Documenting environmental hazards such as flooded oil refineries, petroleum storage facilities, chemical warehousing and flooded power plants. Also flooded grain elevator facilities, farms, and hunting camps. We discover where floating freezers and refrigerators are born. Destruction of fields and farm lands nutrients scoured out and washed out downstream into the Gulf of Mexico.

Spring songbird migration in progress as we paddle. Least terns with nowhere to land and lay their eggs. Animals exhibiting strange behavior. Discovering the cycle of life in the flooded bottomland hardwood forests. Finding evidence for the leveling effect of the extensive forested places that absorb the river’s destructive flow and allow sediments to settle out and phytoplankton to absorb excess nutrients perhaps blunting some of the Dead Zone. 1Mississippi River cleanup following the flood with action scenes of the the Mighty Quapaws cleaning the river using canoes, kayaks & SUPs.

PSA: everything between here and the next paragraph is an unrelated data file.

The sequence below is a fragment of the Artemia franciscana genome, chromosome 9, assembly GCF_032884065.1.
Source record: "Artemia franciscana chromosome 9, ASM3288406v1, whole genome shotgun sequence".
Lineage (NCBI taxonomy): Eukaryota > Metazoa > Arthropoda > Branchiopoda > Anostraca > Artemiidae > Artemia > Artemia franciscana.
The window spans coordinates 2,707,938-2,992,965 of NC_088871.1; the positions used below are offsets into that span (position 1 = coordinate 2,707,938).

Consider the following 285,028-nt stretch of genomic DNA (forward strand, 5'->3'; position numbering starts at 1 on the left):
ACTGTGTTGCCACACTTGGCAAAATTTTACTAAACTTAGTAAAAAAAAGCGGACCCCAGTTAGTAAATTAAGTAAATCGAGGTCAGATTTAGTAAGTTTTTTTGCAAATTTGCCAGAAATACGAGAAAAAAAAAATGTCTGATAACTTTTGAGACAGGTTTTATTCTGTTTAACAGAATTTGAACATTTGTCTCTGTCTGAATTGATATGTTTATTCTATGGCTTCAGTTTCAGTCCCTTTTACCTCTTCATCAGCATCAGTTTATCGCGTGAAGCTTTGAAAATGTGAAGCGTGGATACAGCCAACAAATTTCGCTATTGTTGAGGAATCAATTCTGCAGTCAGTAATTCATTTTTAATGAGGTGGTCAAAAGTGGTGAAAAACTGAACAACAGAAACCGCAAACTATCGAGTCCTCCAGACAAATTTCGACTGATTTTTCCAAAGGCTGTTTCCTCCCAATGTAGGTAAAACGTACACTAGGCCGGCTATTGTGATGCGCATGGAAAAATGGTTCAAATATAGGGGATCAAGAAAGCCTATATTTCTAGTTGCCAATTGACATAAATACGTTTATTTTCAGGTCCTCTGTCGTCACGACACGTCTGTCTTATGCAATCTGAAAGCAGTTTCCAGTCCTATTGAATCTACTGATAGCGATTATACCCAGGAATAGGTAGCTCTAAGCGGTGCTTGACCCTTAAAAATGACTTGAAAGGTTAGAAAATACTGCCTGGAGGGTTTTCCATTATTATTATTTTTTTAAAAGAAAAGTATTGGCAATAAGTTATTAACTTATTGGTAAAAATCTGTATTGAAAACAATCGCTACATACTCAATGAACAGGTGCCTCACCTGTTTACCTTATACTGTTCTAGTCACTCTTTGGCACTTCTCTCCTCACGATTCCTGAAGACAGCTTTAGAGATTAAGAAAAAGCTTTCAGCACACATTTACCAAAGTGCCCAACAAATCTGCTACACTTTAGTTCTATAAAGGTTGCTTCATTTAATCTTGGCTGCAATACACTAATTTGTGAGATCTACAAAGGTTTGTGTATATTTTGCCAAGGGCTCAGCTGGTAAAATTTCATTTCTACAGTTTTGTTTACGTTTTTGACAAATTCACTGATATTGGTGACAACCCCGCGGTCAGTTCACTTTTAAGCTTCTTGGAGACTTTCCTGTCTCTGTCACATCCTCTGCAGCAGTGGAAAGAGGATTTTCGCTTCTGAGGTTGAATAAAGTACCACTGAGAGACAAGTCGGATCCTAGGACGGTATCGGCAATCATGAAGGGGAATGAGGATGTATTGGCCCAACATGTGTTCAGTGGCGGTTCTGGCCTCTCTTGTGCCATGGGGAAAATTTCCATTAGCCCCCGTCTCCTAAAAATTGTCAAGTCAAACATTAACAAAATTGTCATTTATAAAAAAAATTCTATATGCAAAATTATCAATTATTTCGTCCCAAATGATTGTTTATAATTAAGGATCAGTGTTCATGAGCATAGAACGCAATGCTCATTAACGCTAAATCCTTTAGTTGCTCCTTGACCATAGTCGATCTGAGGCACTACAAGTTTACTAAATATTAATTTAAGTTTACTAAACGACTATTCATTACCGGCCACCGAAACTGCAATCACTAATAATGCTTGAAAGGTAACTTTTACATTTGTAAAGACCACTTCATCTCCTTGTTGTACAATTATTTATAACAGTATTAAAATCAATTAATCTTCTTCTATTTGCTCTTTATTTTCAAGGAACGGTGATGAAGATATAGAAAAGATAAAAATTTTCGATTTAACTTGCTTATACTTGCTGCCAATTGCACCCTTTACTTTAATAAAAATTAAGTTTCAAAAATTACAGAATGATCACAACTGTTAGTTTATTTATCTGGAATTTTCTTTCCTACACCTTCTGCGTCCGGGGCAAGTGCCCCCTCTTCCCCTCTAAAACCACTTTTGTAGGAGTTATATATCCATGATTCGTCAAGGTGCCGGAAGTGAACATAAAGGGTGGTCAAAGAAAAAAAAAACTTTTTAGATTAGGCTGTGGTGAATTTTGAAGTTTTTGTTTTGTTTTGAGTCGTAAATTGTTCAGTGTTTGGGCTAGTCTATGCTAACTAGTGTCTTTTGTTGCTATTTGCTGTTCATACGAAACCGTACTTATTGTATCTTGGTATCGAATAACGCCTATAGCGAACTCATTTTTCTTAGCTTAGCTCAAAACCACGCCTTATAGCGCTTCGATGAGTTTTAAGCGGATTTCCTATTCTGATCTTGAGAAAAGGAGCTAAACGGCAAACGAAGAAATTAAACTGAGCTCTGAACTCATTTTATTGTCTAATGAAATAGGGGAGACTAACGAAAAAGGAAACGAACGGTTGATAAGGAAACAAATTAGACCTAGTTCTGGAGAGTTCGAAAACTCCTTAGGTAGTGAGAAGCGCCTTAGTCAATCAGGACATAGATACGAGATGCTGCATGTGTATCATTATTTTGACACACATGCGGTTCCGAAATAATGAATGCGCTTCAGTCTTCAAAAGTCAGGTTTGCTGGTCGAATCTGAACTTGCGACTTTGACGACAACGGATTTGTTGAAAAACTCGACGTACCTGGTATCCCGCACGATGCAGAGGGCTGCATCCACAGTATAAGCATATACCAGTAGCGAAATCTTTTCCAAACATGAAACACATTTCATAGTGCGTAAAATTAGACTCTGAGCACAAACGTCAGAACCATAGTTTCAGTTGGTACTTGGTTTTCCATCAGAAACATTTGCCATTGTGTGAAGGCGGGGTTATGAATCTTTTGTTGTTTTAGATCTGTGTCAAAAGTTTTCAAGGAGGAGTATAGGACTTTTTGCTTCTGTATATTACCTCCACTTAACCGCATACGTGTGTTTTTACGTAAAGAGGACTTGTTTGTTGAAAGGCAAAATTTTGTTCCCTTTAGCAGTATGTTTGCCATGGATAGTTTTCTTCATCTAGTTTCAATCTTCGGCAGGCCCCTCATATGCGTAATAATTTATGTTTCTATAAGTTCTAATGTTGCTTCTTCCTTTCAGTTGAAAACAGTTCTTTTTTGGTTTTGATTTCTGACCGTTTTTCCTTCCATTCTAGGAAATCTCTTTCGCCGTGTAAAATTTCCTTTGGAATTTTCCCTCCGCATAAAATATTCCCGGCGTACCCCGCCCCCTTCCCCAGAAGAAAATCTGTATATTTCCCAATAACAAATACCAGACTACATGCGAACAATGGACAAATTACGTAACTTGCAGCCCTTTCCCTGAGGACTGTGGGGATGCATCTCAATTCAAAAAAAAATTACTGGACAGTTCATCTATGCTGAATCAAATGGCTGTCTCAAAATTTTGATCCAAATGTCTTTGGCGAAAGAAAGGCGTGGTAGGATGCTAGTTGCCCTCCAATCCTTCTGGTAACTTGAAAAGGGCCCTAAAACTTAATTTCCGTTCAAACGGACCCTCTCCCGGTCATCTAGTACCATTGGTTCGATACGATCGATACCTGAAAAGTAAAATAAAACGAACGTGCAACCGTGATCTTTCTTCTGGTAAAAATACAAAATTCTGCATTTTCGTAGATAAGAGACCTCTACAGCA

Written & Narrated by John Ruskey, Photography & Film Clips by John Ruskey, Music by John Ruskey from the “Riverman” CD, Text excerpts by W. Hodding Carter, Additional Photos by Christopher LaMarca. DVD created by TK Production Studios, Hernando, 24 foot long Cricket Canoe Louisiana Bald Cypress Voyageur Canoe designed & built by Paul “Bubba” Battle

Thanks to a grant from the Community Foundation of Northwest Mississippi the DVD “Surfing a 300-Mile Long Wave” has been created -- 46 minutes with photos, film clips, narration & original river music.

Sales from this $15 DVD will be set aside for our one-on-one apprenticeships in canoe carving, big river canoe guiding, and wilderness survival skills for Mississippi Delta Youth.

Contact: John Ruskey, Quapaw Canoe Company

291 Sunflower Avenue, Clarksdale, MS 38614